(2) The Government's labour force projections and manpower projections focus mainly on the medium to long-term trends of the Hong Kong labour force; short-term fluctuations in individual years that may not constitute a trend will affect the projection results. The Government will closely monitor the impact of the COVID-19 epidemic on supply and requirements of the labour force and update the projections where needed. 

(3) The Government has been maintaining dialogue with post-secondary education institutions and providing information on manpower trends of different industries to facilitate planning by the institutions. In addition, through the Study Subsidy Scheme for Designated Professions/Sectors, the Government encourages the self-financing post-secondary education sector to offer designated programmes in disciplines including architecture and engineering, computer science and financial technology to nurture talent in support of specific industries with keen demand for talents. In the 2020/21 academic year, there are more than 36 000 student enrolments in Science, Technology, Engineering and Mathematics (STEM)-related programmes funded by the University Grants Committee (UGC), an increase of 11 per cent over five years. As regards vocational and professional training and education, the Vocational Training Council (VTC) has signed Memoranda of Understanding with over 20 local major enterprises and institutions under the Industry Partner Collaboration Scheme in recent years. Through this platform, VTC has undertaken a number of inter-disciplinary collaborative projects with industry partners, and invited industry veterans to serve as STEM ambassadors to share their extensive industry knowledge and latest updates on technological development with students to enhance their knowledge on relevant industries and nurture more professionals. In addition, VTC will review relevant programmes from time to time, taking into account various factors including social situation, industry needs and resource availability.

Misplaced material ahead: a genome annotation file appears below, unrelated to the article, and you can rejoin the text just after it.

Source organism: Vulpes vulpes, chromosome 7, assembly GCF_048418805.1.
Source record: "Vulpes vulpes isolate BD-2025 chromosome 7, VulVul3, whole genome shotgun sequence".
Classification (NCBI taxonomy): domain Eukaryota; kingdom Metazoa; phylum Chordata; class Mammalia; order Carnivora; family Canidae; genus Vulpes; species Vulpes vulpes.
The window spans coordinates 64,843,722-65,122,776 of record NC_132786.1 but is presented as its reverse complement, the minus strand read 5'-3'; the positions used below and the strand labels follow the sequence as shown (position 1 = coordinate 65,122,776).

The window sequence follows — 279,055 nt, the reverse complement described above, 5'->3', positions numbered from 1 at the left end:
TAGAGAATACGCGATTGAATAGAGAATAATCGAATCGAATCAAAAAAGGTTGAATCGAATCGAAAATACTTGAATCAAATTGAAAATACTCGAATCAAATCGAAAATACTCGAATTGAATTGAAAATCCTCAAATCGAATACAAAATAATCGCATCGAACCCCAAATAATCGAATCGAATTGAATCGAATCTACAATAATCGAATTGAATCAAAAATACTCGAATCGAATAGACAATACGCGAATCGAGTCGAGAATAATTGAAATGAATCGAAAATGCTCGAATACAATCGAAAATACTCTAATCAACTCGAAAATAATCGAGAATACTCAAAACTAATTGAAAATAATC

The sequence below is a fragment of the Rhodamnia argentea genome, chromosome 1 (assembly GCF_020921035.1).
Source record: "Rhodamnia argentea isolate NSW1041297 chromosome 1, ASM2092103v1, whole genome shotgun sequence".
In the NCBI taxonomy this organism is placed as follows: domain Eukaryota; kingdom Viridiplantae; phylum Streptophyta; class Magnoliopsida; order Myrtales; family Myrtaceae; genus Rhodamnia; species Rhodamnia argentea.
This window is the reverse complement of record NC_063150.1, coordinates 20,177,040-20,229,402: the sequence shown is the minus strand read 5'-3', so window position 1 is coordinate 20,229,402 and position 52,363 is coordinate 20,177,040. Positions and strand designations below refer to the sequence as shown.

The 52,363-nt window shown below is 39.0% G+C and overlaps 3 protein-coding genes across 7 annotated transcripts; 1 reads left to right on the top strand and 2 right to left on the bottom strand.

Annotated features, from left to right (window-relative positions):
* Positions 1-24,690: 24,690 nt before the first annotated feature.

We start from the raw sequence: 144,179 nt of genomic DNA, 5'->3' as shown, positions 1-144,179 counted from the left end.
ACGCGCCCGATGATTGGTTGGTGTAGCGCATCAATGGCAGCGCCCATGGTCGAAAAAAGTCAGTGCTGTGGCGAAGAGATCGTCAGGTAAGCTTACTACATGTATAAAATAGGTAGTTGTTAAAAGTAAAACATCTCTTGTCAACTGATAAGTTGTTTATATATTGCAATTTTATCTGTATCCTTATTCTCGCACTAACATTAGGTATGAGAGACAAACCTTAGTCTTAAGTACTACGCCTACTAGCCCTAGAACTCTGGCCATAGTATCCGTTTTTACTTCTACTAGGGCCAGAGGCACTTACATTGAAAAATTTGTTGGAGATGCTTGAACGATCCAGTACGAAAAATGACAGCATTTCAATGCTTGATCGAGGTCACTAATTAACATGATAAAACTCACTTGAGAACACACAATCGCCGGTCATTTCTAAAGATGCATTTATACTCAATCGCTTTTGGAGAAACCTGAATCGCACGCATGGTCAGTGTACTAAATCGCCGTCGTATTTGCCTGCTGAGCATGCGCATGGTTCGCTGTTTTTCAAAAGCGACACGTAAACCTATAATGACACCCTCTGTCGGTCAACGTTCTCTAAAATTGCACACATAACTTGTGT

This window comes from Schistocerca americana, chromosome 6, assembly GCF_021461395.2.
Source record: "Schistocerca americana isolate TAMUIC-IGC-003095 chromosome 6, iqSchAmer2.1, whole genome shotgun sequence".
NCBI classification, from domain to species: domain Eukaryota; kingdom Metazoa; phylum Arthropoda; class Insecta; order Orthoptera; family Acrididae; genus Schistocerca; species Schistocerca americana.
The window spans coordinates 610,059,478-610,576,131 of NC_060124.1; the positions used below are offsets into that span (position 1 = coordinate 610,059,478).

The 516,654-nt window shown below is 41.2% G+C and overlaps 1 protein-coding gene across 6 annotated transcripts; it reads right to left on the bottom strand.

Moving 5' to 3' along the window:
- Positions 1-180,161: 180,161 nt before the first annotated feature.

(4) In addition to further enhancing the local I&T ecosystem and helping overseas talent recognise the full range of opportunities offered by Hong Kong, as well as the continuous implementation of the Technology Talent Admission Scheme, the Government will launch the Global STEM Professorship Scheme to strengthen our support for the universities to attract world-renowned I&T scholars as well as their teams to work in Hong Kong, thereby enabling local universities to strengthen their STEM teaching and research. Subject to nominations by UGC-funded universities and endorsement by the Assessment Panel, each overseas STEM scholar relocating to Hong Kong will receive subsidy for up to five years. Up to 100 professorships can be awarded. Up to four members of the research teams who work for the above scholars can also receive subsidy for up to three years. ITB and EDB are finalising the implementation details. We aim to invite universities to submit nominations to the Assessment Panel within the first half of this year. Moreover, to enlarge the pool of I&T talent in Hong Kong, the Government has recently extended the eligibility of the Research Talent Hub, allowing holders of a bachelor or master degree in a STEM-related discipline awarded by a well-recognised non-local institution to join the Hub.
Ends/Wednesday, March 17, 2021
Issued at HKT 12:09